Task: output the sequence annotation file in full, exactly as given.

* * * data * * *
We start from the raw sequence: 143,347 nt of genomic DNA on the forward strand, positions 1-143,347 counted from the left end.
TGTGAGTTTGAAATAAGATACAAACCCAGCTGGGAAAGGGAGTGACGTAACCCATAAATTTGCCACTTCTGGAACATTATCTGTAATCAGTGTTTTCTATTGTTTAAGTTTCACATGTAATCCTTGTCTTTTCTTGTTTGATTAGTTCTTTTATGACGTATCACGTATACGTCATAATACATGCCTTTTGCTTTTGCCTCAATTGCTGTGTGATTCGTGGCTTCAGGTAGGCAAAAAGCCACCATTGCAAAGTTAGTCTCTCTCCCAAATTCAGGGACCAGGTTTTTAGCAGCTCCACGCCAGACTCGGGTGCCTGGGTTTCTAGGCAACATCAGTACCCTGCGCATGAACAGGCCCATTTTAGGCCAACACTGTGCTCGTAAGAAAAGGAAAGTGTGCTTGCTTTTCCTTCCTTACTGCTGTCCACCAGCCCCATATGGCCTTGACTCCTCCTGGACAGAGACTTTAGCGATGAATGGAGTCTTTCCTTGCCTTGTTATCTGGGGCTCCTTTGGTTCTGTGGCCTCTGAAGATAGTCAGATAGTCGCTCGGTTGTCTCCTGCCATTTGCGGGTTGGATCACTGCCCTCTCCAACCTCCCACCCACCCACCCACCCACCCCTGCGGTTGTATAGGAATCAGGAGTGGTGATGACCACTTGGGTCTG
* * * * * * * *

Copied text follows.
We start from the raw sequence: 143,347 nt of genomic DNA on the forward strand, positions 1-143,347 counted from the left end.
TGTGAGTTTGAAATAAGATACAAACCCAGCTGGGAAAGGGAGTGACGTAACCCATAAATTTGCCACTTCTGGAACATTATCTGTAATCAGTGTTTTCTATTGTTTAAGTTTCACATGTAATCCTTGTCTTTTCTTGTTTGATTAGTTCTTTTATGACGTATCACGTATACGTCATAATACATGCCTTTTGCTTTTGCCTCAATTGCTGTGTGATTCGTGGCTTCAGGTAGGCAAAAAGCCACCATTGCAAAGTTAGTCTCTCTCCCAAATTCAGGGACCAGGTTTTTAGCAGCTCCACGCCAGACTCGGGTGCCTGGGTTTCTAGGCAACATCAGTACCCTGCGCATGAACAGGCCCATTTTAGGCCAACACTGTGCTCGTAAGAAAAGGAAAGTGTGCTTGCTTTTCCTTCCTTACTGCTGTCCACCAGCCCCATATGGCCTTGACTCCTCCTGGACAGAGACTTTAGCGATGAATGGAGTCTTTCCTTGCCTTGTTATCTGGGGCTCCTTTGGTTCTGTGGCCTCTGAAGATAGTCAGATAGTCGCTCGGTTGTCTCCTGCCATTTGCGGGTTGGATCACTGCCCTCTCCAACCTCCCACCCACCCACCCACCCACCCCTGCGGTTGTATAGGAATCAGGAGTGGTGATGACCACTTGGGTCTG